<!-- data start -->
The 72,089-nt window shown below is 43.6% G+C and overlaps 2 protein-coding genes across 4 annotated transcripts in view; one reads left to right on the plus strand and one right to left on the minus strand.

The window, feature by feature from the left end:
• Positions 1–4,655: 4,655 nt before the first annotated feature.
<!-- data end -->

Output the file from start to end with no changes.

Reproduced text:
The 72,089-nt window shown below is 43.6% G+C and overlaps 2 protein-coding genes across 4 annotated transcripts in view; one reads left to right on the plus strand and one right to left on the minus strand.

The window, feature by feature from the left end:
• Positions 1–4,655: 4,655 nt before the first annotated feature.